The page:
IOC Could Alter Controversial Rule 40 Boston '24 Can't Fundraise Outside Of Region IOC Considers Airbnb For Rio Games Boston Mayor Rewords USOC Deal Boston Venues Could Change For '24 Games Docs Show Boston Games Would Cost $9-10B Resident Question Boston Mayor, '24 Games Execs Boston City Councilor Calls For Olympic Bid Vote Boston Legislators Express Concerns About Bid Boston '24 Eyes Transparency With Bid Release
Upcoming Conferences and Events
SBD/July 30, 2012/Olympics
Olympic Marketing Notes: NBC Generating $1.2B In Ad Sales From London Games
Published July 30, 2012
BRINGING GOOD THINGS TO LIFE: In London, Russell Lynch reports IOC TOP sponsor GE "won sales of more than $100M as it helped to get London ready for the Olympics." The company has garnered $1B in "infrastructure sales since it became associated with the Olympics in 2006." GE CEO Jeff Immelt said, "It is perfect for us. We are so global, it is a great global brand and it takes us to places that are important for the company: China, London, Brazil and Russia. These are places where the company has a big footprint so the sponsorship has made a lot of sense for us" (London INDEPENDENT, 7/30).
TIME FOR A CHANGE: The WALL STREET JOURNAL's Shirley Wang notes as an IOC TOP sponsor and the "official timekeeper of the Olympics, Omega's timepieces will hang in the All England Lawn Tennis Club where the London Games' tennis competition" began Saturday. The deal is a "loss for Rolex, who has served as the official timekeeper for the Wimbledon tennis tournament since 1978." Rolex-branded clocks "around the famed sporting grounds will be covered up for the duration of the Games." Omega President Stephen Urquhart said, "Obviously I think that Rolex cannot be happy. It's their patrimony, and we'll be there for two weeks" (WALL STREET JOURNAL, 7/30).
BRANCHING OUT: In St. Louis, Matthew Hibbard notes Enterprise Holdings will "be running 30-second and 60-second versions of a TV commercial a total of 40 times over the span of the summer Olympics, including the closing ceremony." The company will "promote its Enterprise 50 Million Tree Pledge, a campaign launched" in '07 by the Enterprise Foundation in partnership with the Arbor Day Foundation and the U.S. Forest Service to "pledge $50 million to plant 50 million trees over the next 50 years." Enterprise Brand Dir Jim Stoeppler said, "We looked at other ways to extend our campaign and wanted to align ourselves with big time events like the Super Bowl, Academy Awards and the Grammy's. The Olympics rose to the top really quickly" (ST. LOUIS BUSINESS JOURNAL, 7/27 issue). Also in St. Louis, Lisa Brown noted as part of Enterprise's Olympic campaign, "viewers can visit the Facebook page to have a tree dedicated in someone's honor" (ST. LOUIS POST-DISPATCH, 7/29).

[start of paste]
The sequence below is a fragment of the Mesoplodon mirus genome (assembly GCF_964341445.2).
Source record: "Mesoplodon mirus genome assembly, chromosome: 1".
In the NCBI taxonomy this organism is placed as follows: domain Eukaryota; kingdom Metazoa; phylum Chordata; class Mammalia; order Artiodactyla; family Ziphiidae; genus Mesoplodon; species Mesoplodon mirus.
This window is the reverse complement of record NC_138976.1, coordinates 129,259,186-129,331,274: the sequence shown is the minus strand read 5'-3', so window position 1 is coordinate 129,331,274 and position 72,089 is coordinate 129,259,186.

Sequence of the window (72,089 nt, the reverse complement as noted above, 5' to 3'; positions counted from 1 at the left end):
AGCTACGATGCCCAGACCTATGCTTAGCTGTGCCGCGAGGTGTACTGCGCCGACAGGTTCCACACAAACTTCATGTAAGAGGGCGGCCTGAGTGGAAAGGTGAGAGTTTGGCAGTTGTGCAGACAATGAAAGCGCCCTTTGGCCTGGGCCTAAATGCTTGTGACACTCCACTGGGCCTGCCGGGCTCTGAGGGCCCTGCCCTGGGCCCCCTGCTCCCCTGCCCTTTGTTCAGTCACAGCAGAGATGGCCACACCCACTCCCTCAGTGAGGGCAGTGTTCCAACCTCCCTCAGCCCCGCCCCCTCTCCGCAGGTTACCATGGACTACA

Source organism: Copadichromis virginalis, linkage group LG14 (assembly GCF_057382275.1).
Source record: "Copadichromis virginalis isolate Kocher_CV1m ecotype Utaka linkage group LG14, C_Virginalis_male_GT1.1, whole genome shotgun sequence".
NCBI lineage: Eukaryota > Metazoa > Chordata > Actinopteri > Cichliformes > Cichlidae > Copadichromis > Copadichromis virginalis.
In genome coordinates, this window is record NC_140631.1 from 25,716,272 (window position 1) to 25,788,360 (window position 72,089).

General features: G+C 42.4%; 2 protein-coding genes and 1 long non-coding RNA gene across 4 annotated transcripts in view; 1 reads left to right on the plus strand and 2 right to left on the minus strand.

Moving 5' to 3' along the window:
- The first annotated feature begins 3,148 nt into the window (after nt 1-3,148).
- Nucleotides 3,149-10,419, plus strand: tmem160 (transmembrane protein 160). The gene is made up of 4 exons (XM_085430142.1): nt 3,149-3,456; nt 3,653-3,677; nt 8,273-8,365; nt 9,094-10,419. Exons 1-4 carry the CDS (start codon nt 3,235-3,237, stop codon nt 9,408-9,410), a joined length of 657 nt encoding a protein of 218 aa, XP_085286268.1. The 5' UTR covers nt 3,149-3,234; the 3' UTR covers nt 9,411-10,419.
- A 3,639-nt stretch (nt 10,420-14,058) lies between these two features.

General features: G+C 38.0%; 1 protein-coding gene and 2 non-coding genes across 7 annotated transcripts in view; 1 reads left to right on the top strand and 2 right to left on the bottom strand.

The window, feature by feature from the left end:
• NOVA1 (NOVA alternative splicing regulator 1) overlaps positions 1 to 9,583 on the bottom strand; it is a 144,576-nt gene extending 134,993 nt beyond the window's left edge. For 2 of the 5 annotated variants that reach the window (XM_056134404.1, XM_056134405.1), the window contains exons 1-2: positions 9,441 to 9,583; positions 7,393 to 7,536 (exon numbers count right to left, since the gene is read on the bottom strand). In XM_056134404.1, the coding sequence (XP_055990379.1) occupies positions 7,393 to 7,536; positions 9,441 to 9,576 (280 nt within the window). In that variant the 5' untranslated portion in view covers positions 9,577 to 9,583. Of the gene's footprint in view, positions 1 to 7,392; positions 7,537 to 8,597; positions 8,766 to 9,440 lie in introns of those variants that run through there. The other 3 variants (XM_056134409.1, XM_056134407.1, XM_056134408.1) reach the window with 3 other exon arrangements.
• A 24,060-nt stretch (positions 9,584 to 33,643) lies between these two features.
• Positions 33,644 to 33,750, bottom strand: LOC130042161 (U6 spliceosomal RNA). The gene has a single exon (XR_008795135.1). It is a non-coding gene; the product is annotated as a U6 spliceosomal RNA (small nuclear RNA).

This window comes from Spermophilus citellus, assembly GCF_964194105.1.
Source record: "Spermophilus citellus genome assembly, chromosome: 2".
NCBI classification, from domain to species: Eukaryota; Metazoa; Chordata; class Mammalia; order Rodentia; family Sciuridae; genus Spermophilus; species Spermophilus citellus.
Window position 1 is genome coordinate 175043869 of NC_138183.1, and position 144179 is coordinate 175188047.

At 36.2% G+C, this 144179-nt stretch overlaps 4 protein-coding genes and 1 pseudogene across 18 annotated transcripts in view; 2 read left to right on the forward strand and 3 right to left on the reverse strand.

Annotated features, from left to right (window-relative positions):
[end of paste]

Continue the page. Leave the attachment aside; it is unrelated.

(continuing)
WHAT CAN BROWN DO FOR THE OLYMPICS? AD AGE's Mallory Russell noted during the London Games, UPS "is responsible for receiving, warehousing, and delivering every item used." By the end of the Games, UPS "will have moved 30 million items in and out of the Olympic Village and all the Olympic venues." UPS U.K., Ireland & Nordics Managing Dir Cindy Miller said, "I believe that to the small customer or to the medium customer, and certainly to the global customer, the Olympics really is a great opportunity where UPS can showcase what we can do on a grand scale (ADAGE.com, 7/27).
FASHION ON THE FIELD: NBC’s Willie Geist asked soccer analyst Cat Whitehill during halftime of the Colombia-U.S. women's soccer game Saturday for her thoughts about the Nike-produced U.S. jerseys. Geist asked, "What do you think of the ‘Where’s Waldo?’ jerseys today? Do we like these?” Whitehill: “I have to give mad props to Nike. They do an excellent job for the U.S. national team, and it is a bit different. A lot of times women are afraid of stripes, but they look good and I like the pop of the blue. At least you can find them on the field. That’s all that matters” (NBC Sports Network, 7/28).